It’s no secret that the Dodgers have struggled to hit lefties since the start of 2016. Because of this, they have been linked to many hitters for a while now, but one stands out among the rest.
If the Dodgers were to reach the Fall Classic for the first time in 29 years, they’d have to overcome the obstacle of hitting southpaws. As a team this season, they have an abysmal .612 collective OPS against left-handed pitchers, after a league-worst .622 OPS in 2016. Their struggles have been well-documented so there’s no need to delve into them any deeper.
This problem stems mainly from having a left-heavy lineup. Thus, during the offseason, the front office traded for Logan Forsythe and signed veteran Franklin Gutierrez, in hopes of bolstering the balance of their lineup. They are nice additions but they have not changed anything yet. Forsythe is doing his job thus far with an .888 OPS off left-handers, but it hasn’t affected the team, while Gutierrez just recently got placed on the 10-day DL.
So the Dodgers are back to needing another impactful right-handed bat. One name that has been floating around consistently since last season is Ryan Braun. Yes, the same Ryan Braun who stole the 2011 MVP from then-Dodger Matt Kemp by cheating, and the same guy who continuously bashed and discredited the urine-collector during his drug-scandal saga.
So morally it wouldn’t be right if the Dodgers were to land Braun. However, even if he isn’t my first choice, it’s been almost four years since his suspension and he would be an upgrade in the outfield. He’s off to a slow start in the batting average department this season (.212), but his other numbers across the board are good. His OBP is .366 and he is slugging .485 with three home runs. It’s still very early in the season, so his numbers should improve to the norm eventually.
Plus, the Dodgers would not be trading for his 2017 numbers but rather his past performances. Last season Braun hit .305/.365/.538 with 30 home runs and in 2015 he hit .285/.356/.498 with 25 home runs. What’s even more important is that he absolutely raked off of southpaws. In his 122 at-bats against them last season he slugged .344/.411/.598 with eight home runs. In his 120 at-bats during 2015 he hit .317/.407/.550 with six home runs.
In Weighted Runs Created Plus (wRC+) he ranked 21st last season, ahead of players such as Christain Yelich, Brian Dozier, Manny Machado, Charlie Blackmon, Nolan Arenado, Carlos Correa, and our very own Justin Turner.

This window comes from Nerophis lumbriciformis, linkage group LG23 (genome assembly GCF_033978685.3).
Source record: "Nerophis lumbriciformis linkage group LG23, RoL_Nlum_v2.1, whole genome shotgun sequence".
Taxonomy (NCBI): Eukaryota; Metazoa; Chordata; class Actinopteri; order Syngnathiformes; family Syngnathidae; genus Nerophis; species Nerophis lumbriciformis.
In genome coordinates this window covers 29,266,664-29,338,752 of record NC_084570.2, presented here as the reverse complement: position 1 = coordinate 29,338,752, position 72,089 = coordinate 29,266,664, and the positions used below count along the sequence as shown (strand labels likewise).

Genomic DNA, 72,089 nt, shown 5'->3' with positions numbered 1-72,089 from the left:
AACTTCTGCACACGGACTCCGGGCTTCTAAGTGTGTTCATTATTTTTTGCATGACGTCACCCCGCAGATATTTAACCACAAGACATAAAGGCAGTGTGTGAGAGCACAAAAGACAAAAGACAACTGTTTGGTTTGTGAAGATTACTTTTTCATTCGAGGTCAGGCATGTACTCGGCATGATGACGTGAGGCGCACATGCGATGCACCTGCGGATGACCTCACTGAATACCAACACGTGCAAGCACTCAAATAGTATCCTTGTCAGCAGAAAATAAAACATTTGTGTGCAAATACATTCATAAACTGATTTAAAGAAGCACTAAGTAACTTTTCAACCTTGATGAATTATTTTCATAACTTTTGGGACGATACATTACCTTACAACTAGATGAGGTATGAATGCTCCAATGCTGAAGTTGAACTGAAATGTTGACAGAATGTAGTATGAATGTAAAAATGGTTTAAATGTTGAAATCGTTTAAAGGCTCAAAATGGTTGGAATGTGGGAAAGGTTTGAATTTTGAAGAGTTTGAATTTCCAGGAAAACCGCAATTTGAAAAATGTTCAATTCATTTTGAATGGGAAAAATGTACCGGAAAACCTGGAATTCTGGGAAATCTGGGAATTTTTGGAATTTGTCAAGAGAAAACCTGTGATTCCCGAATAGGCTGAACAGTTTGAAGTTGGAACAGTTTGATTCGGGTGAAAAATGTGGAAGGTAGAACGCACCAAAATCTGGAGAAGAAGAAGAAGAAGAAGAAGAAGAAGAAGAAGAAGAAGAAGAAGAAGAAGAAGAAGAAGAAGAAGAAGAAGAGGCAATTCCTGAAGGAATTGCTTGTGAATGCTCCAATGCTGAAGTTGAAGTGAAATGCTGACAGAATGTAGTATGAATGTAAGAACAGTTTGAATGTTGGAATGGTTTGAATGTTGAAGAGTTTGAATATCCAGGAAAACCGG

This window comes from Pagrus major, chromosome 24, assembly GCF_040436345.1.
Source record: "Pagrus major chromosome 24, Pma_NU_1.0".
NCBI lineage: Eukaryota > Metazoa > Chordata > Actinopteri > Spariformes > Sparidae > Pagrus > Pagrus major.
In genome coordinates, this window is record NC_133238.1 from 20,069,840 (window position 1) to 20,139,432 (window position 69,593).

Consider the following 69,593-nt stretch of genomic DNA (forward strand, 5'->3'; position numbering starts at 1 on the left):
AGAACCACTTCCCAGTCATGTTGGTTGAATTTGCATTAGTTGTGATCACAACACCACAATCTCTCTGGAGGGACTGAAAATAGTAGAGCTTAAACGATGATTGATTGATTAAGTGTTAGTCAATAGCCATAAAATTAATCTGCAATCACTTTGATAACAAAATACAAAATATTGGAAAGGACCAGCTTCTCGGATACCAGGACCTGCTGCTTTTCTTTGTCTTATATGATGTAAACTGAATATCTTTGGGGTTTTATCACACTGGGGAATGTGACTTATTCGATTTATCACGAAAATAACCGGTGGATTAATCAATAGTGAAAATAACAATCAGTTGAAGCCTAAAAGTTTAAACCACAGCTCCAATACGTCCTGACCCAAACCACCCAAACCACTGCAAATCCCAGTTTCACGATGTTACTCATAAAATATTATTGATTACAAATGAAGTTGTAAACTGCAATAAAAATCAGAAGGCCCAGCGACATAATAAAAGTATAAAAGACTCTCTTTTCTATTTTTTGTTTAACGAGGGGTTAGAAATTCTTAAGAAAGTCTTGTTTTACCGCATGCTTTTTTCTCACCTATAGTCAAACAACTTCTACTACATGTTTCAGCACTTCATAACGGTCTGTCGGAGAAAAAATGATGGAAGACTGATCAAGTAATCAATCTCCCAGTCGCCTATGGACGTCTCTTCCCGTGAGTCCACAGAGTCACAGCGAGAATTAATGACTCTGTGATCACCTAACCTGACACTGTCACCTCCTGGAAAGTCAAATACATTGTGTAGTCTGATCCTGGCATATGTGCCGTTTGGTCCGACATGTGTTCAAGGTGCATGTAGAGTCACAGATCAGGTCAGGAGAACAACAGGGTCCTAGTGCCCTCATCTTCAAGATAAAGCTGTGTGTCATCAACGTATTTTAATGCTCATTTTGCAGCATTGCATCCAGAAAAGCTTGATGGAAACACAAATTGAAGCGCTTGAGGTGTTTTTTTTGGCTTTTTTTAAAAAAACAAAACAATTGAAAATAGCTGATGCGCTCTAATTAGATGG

With recent reports of both teams in contact with each other, it’s fair to question just how likely is a deal with both teams? Setting aside Braun’s baggage and considering that he “seems” to be clean, you’re probably wondering why the Dodgers haven’t traded for him yet, especially considering how close they were to getting him last season.
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Well firstly, it’s more complicated than we may all think. The Milwaukee Brewers’ asking price may have increased or the Dodgers may have seen something that gave them doubt. It might not even be any of those.
Then there are the obvious problems: age and money. Braun is 33-years-old and is due $76 million through his age-36 season in 2020. There’s also a mutual $15 million option in 2021 with a $4 million buyout. So ya, that’s a lot of money for an aging outfielder.
Defensively he can play both corner outfield positions, but he’s played most of his career in left field and is a better defender there than he is in right field. However, it’s fair to worry about his loss of athleticism as he continues to age. He should still be able to provide some solid defense, but it’s his bat that would make up for his defensive shortcomings and serve as an upgrade over the current options Los Angeles has patrolling left field at the moment.
The toughest part of all this is weighing all these facts and actually making the decision. Do the Dodgers want to be on the books for all of his contract? This should lower the asking price in terms of player return. However, the Dodger front office is trying to lower payroll, and have done so each season under the Friedman regime. So if they don’t want to pay, it would mean the Brewers eat a portion of Braun’s contract. This would cause the asking price to increase.
You can’t forget the emotional aspect to this either. For baseball reasons they may not put much stock into it. However, most Dodger fans don’t have much of a liking for Braun (to put it generously), so does the front office want to risk angering a passionate fan base? The Dodgers definitely have the pieces to make the trade happen; it’s just not that easy.
If we were talking just about 2017, then this deal might almost be a no-brainer. Braun would improve the Dodgers’ World Series chances mightily because he is an excellent and much-needed middle-of-the-order bat that would help significantly vs. southpaws. However, you have to balance short-term implications with the long-term implications and baggage. Because of that, I’m not sure if there’s a correct answer. I’m just glad I’m not the one making the decision.